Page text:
New Delhi: In order to improve transparency in the trials of genetically modified, or GM, crops, the Supreme Court on Tuesday directed the Indian government’s Genetic Engineering Approval Commitee, or GEAC, to post data on its website on the toxicity and allergic potential of GM plant varieties undergoing trial.
The apex court’s order came after it heard a petition filed by activist Aruna Rodrigues in 2005 seeking a ban on GM crops, which the court heard simultaneously with a similar petition filed by Gene Campaign, a not-for-profit organization.
The petitioners have been urging transparency in tests and approvals for GM crop trials, in addition to concrete guidelines, after the Supreme Court lifted an eight-month ban on field trials of GM foodcrops in September last year.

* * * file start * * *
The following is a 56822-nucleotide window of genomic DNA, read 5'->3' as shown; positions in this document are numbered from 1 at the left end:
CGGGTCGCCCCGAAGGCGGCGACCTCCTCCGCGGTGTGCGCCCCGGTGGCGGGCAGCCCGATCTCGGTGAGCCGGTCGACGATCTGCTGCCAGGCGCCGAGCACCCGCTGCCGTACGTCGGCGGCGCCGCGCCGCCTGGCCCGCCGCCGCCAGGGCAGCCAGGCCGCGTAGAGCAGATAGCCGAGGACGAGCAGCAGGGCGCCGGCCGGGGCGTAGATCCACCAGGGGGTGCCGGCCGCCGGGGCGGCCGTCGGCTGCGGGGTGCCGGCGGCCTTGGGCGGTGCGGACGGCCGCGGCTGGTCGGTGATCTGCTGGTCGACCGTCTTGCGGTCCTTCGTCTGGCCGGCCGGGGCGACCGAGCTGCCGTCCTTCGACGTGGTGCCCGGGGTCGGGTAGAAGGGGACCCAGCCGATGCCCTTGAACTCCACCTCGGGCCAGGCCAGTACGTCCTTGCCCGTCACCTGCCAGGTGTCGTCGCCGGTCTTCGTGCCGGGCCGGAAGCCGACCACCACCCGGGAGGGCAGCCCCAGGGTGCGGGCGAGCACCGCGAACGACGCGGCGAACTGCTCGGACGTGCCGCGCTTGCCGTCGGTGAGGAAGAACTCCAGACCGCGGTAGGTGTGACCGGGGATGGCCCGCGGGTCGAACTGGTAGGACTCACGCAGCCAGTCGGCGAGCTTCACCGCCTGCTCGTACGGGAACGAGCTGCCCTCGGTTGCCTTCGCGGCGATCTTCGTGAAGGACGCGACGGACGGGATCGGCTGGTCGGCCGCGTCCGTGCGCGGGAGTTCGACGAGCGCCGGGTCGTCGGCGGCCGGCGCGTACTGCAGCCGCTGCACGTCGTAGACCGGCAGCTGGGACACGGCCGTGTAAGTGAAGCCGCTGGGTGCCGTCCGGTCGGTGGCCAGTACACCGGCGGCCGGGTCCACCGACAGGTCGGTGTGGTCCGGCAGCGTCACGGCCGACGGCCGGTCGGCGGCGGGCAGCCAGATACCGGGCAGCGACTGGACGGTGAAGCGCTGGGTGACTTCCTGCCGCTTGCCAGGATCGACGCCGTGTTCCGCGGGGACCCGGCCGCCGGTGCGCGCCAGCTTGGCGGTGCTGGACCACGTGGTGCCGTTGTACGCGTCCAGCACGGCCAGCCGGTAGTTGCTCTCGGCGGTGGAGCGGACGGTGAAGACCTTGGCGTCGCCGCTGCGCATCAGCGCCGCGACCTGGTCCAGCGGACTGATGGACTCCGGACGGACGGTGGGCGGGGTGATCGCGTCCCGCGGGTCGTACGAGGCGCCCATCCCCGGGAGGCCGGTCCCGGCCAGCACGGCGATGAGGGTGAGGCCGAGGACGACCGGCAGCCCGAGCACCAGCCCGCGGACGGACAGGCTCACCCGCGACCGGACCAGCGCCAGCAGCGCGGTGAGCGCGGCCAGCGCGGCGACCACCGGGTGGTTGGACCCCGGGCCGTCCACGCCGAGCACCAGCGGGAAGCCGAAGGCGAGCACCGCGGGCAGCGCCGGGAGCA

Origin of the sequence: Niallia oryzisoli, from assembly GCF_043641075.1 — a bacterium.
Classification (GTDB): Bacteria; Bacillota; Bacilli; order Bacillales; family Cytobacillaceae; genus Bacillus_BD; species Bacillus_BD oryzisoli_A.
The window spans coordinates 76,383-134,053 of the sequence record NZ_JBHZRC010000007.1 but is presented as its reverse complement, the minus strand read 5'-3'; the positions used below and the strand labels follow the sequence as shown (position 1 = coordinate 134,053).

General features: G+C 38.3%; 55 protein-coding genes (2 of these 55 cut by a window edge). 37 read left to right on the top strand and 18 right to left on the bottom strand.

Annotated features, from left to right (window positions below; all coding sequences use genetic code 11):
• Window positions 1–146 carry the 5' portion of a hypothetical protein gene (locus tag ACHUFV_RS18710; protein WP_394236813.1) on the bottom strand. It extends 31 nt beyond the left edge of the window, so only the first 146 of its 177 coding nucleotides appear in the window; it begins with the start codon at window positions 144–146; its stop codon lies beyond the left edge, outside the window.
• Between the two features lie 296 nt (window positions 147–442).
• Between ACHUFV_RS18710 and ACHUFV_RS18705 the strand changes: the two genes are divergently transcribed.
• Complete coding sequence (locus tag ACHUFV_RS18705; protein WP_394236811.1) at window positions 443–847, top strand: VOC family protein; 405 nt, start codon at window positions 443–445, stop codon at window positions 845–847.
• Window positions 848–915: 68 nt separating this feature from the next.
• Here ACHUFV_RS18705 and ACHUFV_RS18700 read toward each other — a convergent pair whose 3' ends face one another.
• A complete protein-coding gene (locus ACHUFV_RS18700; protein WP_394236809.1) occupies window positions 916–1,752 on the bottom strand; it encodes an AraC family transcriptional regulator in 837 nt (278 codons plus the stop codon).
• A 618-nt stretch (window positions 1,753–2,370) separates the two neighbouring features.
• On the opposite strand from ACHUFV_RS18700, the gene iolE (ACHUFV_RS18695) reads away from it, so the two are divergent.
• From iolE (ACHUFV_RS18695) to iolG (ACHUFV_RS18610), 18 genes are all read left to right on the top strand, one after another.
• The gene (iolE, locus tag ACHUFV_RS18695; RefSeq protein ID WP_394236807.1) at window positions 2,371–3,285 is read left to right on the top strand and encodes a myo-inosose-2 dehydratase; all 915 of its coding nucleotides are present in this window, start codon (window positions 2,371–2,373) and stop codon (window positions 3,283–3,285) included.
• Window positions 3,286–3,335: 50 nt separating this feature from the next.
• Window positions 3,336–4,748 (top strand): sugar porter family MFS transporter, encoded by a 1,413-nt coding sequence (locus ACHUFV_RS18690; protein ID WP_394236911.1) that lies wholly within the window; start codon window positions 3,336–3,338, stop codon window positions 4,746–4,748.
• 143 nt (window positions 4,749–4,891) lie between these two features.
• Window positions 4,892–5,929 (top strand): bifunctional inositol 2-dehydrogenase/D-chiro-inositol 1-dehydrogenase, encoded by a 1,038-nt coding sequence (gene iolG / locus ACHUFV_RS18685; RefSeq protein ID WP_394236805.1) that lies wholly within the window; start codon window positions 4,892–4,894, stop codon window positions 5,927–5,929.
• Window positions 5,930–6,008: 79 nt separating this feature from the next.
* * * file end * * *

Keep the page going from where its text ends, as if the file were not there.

GEAC, an agency of the ministry of environment and forests, approves, reviews, monitors and investigates activities involving hazardous micro-organisms and recombinants besides GM organisms and products.
Kavitha Kuruganti of the Centre for Sustainable Agriculture, a lobby group for organic farmers, said the information currently available in the public domain on the bio-safety of GM crops under trial is “insufficient”. “The regulators have been saying they have information on their websites but these are only summaries. We welcome this order. This data should now be subjected to rigorous analysis by others.”
A division bench led by Chief Justice of India K.G. Balakrishnan also asked GEAC to examine the distance between crops and the level of detection of contamination to other crops in the trials conducted, besides submitting the detailed minutes of its last meeting. The court will hear the matter again in the second week of August.